On November 30, 2010, Jesh, 33, Rosemount, Minnesota, pleaded guilty to one count of conspiracy. In his plea agreement, Jesh admitted he agreed to close at least 175 real estate transactions, knowing that some loan applications had been fraudulently completed as well as knowing that the seller was providing the investor with funds to pay the purchase price.
On October 22, 2010, Ott, 42, St. Louis Park, Minnesota, pleaded guilty to one count of conspiracy. In her plea agreement, Ott admitted that she permitted her name and signature as a licensed appraiser to be used by TJ Waconia to complete appraisals that falsely represented that she had conducted a complete and independent appraisal of properties. Ott admitted taking photographs of property exteriors and emailing them to employees of TJ Waconia, knowing that they would be used for falsified appraisals. For her role in the scheme, Ott received fees in connection with each appraisal.
In a related case, on November 4, 2010, a 46-year-old former mortgage broker from Eagan, Minnsota also pleaded guilty for his role in the scheme. Kerry Jon Quam pleaded guilty to one count of conspiracy to commit mail fraud. He was charged on September 3, 2010. In his plea agreement, Quam admitted processing numerous false loan applications that were submitted to financial institutions. The falsifications included fraudulent appraisals and concealed payments and other information from lenders. In addition, Quam admitted aiding others connected to the scheme in preparing fraudulent appraisals with false statements that fraudulently inflated the appraised value of the property, and closing fraudulent loans that misrepresented and concealed material information from mortgage lenders. For each transaction, Quam received a fee.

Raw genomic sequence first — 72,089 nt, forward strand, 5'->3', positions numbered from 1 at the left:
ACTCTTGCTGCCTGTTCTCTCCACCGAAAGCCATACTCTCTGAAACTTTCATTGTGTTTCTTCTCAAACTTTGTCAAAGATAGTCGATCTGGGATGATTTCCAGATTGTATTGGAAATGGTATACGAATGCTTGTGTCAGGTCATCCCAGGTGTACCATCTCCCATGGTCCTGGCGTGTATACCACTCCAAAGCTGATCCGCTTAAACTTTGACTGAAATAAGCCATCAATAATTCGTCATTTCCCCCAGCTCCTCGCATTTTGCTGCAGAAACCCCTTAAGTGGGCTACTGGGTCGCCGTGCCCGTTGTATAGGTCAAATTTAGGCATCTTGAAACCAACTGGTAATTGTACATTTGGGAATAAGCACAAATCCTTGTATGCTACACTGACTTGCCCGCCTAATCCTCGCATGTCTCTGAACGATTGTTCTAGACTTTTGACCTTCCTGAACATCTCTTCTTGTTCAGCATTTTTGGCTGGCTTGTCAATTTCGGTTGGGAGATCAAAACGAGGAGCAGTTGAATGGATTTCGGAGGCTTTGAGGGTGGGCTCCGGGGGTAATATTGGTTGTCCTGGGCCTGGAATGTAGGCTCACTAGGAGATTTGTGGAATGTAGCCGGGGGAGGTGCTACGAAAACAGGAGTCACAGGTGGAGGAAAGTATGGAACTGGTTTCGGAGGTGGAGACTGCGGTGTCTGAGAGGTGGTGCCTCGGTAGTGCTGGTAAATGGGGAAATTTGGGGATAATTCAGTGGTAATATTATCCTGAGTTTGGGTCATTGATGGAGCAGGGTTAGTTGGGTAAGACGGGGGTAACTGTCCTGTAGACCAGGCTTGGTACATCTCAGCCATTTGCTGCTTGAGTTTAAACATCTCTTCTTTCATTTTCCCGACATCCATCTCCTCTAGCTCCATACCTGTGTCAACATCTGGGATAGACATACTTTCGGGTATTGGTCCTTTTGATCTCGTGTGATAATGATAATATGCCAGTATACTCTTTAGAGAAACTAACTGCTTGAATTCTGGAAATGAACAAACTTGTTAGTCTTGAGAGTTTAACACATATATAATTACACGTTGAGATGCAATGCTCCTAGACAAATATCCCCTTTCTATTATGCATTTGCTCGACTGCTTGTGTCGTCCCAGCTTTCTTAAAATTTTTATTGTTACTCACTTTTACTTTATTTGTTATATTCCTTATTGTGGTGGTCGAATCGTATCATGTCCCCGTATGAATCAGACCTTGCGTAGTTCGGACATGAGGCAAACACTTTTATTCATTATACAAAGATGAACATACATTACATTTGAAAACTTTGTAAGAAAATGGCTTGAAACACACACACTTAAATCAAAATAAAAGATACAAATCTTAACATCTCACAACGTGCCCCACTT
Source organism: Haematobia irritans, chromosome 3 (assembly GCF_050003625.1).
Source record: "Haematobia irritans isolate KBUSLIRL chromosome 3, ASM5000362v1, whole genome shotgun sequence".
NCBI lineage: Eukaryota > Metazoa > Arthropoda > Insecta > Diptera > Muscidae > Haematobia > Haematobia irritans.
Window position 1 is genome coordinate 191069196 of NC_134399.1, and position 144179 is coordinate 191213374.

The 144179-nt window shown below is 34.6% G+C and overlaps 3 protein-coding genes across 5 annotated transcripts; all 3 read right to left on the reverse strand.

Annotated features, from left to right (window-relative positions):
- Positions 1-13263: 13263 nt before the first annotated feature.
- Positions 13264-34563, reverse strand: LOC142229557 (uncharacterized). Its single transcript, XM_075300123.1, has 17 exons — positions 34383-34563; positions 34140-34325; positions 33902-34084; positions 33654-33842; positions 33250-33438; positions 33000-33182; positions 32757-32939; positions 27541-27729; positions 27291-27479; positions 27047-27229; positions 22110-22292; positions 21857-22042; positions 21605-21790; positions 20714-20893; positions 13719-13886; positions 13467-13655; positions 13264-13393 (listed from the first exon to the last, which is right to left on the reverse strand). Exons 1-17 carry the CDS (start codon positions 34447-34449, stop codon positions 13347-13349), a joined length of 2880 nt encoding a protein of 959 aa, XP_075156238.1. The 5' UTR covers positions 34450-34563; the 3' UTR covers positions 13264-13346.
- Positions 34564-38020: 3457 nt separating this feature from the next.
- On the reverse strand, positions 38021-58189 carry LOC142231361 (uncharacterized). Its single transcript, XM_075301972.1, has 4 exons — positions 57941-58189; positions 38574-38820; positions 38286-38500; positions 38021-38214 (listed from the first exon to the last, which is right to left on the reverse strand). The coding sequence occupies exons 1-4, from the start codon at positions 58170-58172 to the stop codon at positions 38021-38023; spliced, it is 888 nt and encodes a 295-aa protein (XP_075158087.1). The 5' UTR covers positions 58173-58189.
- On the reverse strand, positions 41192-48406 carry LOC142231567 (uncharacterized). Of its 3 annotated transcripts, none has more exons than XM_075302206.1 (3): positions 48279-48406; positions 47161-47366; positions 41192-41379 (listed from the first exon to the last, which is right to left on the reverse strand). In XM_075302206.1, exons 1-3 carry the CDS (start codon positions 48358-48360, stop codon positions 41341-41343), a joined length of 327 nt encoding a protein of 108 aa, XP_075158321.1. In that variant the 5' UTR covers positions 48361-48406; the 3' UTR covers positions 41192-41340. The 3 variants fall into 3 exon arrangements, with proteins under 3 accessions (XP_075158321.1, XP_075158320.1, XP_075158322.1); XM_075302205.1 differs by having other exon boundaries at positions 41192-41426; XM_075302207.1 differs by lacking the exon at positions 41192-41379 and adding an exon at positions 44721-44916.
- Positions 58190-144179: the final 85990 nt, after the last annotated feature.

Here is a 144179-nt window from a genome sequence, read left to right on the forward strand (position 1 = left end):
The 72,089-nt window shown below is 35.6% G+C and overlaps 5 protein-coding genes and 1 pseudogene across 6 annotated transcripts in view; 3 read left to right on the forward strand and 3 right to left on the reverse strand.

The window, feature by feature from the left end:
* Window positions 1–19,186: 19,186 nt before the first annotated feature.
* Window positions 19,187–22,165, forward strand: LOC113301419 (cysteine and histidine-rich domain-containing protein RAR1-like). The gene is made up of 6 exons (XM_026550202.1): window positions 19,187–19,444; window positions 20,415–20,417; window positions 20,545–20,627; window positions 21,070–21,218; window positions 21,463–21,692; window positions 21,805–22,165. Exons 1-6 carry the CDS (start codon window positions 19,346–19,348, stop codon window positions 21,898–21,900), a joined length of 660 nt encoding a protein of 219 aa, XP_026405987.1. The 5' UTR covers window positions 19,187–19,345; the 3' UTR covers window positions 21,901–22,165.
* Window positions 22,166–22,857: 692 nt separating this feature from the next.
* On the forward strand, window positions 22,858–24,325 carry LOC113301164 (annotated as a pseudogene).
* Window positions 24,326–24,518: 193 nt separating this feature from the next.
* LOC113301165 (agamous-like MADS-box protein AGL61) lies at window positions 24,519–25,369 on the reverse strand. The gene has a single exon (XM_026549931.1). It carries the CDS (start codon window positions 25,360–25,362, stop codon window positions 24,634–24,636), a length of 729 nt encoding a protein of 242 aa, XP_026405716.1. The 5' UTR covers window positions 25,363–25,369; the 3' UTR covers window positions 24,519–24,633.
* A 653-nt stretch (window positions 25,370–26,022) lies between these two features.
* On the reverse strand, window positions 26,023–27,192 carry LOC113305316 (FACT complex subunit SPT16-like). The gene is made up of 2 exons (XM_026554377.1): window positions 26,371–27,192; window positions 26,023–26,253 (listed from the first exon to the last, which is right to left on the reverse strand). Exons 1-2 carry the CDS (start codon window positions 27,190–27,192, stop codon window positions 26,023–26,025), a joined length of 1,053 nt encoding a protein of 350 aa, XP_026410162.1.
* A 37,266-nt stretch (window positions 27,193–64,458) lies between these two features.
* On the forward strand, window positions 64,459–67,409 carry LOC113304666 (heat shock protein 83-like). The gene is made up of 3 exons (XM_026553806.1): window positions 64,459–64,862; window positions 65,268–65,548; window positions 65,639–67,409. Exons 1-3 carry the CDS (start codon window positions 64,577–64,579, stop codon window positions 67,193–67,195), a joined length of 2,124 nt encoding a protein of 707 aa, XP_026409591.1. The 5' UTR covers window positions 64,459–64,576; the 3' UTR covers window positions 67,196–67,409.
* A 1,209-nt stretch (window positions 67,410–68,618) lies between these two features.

For their crimes, the four defendants face a potential maximum penalty of five years in prison. Judge Doty will determine their sentences at a future hearing, yet to be scheduled. These cases are a result of investigations by the Federal Mortgage Fraud Task Force, including the Federal Bureau of Investigation, Internal Revenue Service-Criminal Investigation Division and the U.S. Postal Inspection Service. They are being prosecuted by Assistant U.S. Attorneys Charles J. Kovats, Jr. and John R. Marti.
This law enforcement action is in part sponsored by the interagency Financial Fraud Enforcement Task Force. The task force was established to wage an aggressive, coordinated and proactive effort to investigate and prosecute financial crimes. It includes representatives from a broad range of federal agencies, regulatory authorities, inspectors general, and state and local law enforcement who, working together, bring to bear a powerful array of criminal and civil enforcement resources. The task force is working to improve efforts across the federal executive branch and, with state and local partners, investigate and prosecute significant financial crimes,
ensure just and effective punishment for those who perpetrate financial crimes, combat discrimination in the lending and financial markets, and recover proceeds for victims of financial crimes.